I've been quietly watching a story unfold in the Australian knitting world. Without going into too much detail, people who invested through the crowd fund are being told (by the person who was raising this money) that they weren't investing in a business venture, but an idea. That because of this they have no right to complain that they haven't received their finished product, even when the finished product was being sold to the public at a recent agricultural show. They're being told that they have no recourse to complain to the site that hosted the crowd fund.

Well, I can't speak for those affected, but I can say for sure that I would be pretty peeved if I was in that situation.

It has certainly gotten me thinking about the risks of crowdfunding. As a user investing into someone's idea, you'd have to assume that they'd created a comprehensive plan, had costed everything out and had determined that they were capable of running/producing/doing whatever they're promising. It's worrying that it appears that there are people out there seeking money for ventures without having put the idea through what I would call an appropriate amount of scrutiny.

At the same time, I don't want to hold back from putting money into a crowd fund for a reason or product I believe in... (hah, fencesitter much!)

Does anyone have any ideas on how to handle this sort of thing?

01 August, 2012

Olympians, Women and Internet Trolls

*WARNING WARNING WARNING* Angry McRantyPants post ahead.

Important lesson: Don't insult an Olympic diver on Twitter. You'll end up on the news and get arrested.

funny facebook fails - ROFLympics 2012: People are Horrible

Yes, after that charming exchange above (which is pretty tame by troll standards, even though it is still abhorrent), that teenager found himself arrested.

Good? Yes. About time? Sure. Make threats on the internet, and you should be prepared to face the consequences. (Let's overlook the fact that there doesn't appear to be much of a threat made in those tweets though, okay?)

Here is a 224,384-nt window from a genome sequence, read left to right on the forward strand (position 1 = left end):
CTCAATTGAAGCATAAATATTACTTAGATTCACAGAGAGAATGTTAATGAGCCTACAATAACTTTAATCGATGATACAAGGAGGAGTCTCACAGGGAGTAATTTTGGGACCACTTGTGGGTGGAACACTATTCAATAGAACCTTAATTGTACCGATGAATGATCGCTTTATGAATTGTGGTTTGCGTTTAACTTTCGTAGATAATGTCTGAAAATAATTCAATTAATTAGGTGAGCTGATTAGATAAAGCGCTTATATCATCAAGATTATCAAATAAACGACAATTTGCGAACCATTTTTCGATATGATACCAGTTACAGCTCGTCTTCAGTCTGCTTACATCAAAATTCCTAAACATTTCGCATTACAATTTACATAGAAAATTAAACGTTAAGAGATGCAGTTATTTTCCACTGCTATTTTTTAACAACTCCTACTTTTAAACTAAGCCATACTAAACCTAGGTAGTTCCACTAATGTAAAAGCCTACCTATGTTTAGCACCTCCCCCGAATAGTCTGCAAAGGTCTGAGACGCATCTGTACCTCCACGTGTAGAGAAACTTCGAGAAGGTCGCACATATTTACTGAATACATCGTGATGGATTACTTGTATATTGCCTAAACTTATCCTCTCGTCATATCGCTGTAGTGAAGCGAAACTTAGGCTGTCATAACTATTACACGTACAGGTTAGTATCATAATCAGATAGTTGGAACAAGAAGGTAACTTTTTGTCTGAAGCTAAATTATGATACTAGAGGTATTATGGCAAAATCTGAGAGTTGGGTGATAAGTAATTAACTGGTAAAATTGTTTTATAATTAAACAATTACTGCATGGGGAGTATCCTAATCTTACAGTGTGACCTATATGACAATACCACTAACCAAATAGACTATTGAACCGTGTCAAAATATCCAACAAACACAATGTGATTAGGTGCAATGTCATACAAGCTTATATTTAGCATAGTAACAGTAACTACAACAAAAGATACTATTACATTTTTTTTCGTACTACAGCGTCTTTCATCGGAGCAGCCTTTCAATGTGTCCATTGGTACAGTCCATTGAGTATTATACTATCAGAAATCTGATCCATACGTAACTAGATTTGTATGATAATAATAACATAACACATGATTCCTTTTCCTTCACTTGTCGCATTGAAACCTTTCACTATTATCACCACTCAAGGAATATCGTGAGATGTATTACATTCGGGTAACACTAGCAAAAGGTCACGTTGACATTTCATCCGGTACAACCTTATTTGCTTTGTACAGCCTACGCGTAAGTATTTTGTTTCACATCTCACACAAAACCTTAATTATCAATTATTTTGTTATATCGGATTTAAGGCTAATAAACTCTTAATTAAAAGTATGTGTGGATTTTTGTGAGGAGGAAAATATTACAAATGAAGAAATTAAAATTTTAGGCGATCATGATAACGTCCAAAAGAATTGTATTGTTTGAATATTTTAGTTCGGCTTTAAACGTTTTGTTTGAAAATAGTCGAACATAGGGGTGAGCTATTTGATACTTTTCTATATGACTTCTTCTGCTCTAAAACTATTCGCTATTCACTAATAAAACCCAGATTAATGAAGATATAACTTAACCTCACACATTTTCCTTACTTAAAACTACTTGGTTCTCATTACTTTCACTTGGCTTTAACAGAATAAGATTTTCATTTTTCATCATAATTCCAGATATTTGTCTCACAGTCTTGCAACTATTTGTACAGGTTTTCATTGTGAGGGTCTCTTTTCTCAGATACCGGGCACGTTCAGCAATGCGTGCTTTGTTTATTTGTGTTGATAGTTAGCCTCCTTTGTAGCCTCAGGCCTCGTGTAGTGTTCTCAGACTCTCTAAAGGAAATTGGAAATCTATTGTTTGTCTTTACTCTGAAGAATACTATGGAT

How many women (or indeed other men) have been abused and threatened over the internet? I'd hazard a guess and say millions. How many of those have had actual threats of violence and death made against them, simply because they exist? Too many.

Kathy Sierra stopped blogging, tweeting and doing public speaking events because of threats of violence against her. This New Statesman article outlines the experiences of several female bloggers, not all of a unanimous opinion, but all sharing in common the threats of death, rape and violence against them. One that struck me the most was Dawn Foster's account:

The emails rarely mentioned the topic at hand: instead they focussed on my age, used phrases like "little girl", described rape fantasies involving me and called me "ugly" and "disgusting". Initially it was shocking: in the space of a week, I received a rabid email that included my home address, phone number and workplace address, included as a kind of threat. Then, after tweeting that I'd been waiting for a night bus for ages, someone replied that they hoped I'd get raped at the bus stop.